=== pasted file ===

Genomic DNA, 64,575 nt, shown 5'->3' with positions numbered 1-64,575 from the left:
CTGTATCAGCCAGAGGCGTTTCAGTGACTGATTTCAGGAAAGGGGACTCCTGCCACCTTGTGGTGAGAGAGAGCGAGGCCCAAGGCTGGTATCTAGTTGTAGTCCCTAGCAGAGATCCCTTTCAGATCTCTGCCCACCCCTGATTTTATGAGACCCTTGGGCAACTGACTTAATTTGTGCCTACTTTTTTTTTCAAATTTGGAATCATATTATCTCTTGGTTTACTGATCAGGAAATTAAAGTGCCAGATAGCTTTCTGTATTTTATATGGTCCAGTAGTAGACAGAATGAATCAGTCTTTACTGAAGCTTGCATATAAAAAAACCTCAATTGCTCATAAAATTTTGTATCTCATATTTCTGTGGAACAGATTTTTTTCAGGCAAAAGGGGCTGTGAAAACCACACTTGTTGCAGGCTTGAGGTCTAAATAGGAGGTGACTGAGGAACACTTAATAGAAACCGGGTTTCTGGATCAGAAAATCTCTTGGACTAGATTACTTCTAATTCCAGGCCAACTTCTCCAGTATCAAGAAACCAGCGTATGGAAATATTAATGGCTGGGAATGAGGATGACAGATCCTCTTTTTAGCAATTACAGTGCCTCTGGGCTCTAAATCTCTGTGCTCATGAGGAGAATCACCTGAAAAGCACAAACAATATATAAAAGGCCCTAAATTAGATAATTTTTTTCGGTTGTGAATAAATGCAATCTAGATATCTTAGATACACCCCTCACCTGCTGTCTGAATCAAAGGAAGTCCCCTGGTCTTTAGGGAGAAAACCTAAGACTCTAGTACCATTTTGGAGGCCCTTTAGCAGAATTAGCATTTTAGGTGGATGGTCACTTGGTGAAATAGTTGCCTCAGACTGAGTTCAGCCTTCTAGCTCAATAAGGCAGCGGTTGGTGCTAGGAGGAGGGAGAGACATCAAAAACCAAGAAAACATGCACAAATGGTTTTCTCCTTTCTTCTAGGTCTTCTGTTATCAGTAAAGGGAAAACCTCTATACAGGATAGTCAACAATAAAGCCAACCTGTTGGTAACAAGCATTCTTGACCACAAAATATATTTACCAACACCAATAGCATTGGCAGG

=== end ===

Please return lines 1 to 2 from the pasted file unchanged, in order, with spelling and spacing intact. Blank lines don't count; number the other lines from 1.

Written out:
Genomic DNA, 64,575 nt, shown 5'->3' with positions numbered 1-64,575 from the left:
CTGTATCAGCCAGAGGCGTTTCAGTGACTGATTTCAGGAAAGGGGACTCCTGCCACCTTGTGGTGAGAGAGAGCGAGGCCCAAGGCTGGTATCTAGTTGTAGTCCCTAGCAGAGATCCCTTTCAGATCTCTGCCCACCCCTGATTTTATGAGACCCTTGGGCAACTGACTTAATTTGTGCCTACTTTTTTTTTCAAATTTGGAATCATATTATCTCTTGGTTTACTGATCAGGAAATTAAAGTGCCAGATAGCTTTCTGTATTTTATATGGTCCAGTAGTAGACAGAATGAATCAGTCTTTACTGAAGCTTGCATATAAAAAAACCTCAATTGCTCATAAAATTTTGTATCTCATATTTCTGTGGAACAGATTTTTTTCAGGCAAAAGGGGCTGTGAAAACCACACTTGTTGCAGGCTTGAGGTCTAAATAGGAGGTGACTGAGGAACACTTAATAGAAACCGGGTTTCTGGATCAGAAAATCTCTTGGACTAGATTACTTCTAATTCCAGGCCAACTTCTCCAGTATCAAGAAACCAGCGTATGGAAATATTAATGGCTGGGAATGAGGATGACAGATCCTCTTTTTAGCAATTACAGTGCCTCTGGGCTCTAAATCTCTGTGCTCATGAGGAGAATCACCTGAAAAGCACAAACAATATATAAAAGGCCCTAAATTAGATAATTTTTTTCGGTTGTGAATAAATGCAATCTAGATATCTTAGATACACCCCTCACCTGCTGTCTGAATCAAAGGAAGTCCCCTGGTCTTTAGGGAGAAAACCTAAGACTCTAGTACCATTTTGGAGGCCCTTTAGCAGAATTAGCATTTTAGGTGGATGGTCACTTGGTGAAATAGTTGCCTCAGACTGAGTTCAGCCTTCTAGCTCAATAAGGCAGCGGTTGGTGCTAGGAGGAGGGAGAGACATCAAAAACCAAGAAAACATGCACAAATGGTTTTCTCCTTTCTTCTAGGTCTTCTGTTATCAGTAAAGGGAAAACCTCTATACAGGATAGTCAACAATAAAGCCAACCTGTTGGTAACAAGCATTCTTGACCACAAAATATATTTACCAACACCAATAGCATTGGCAGG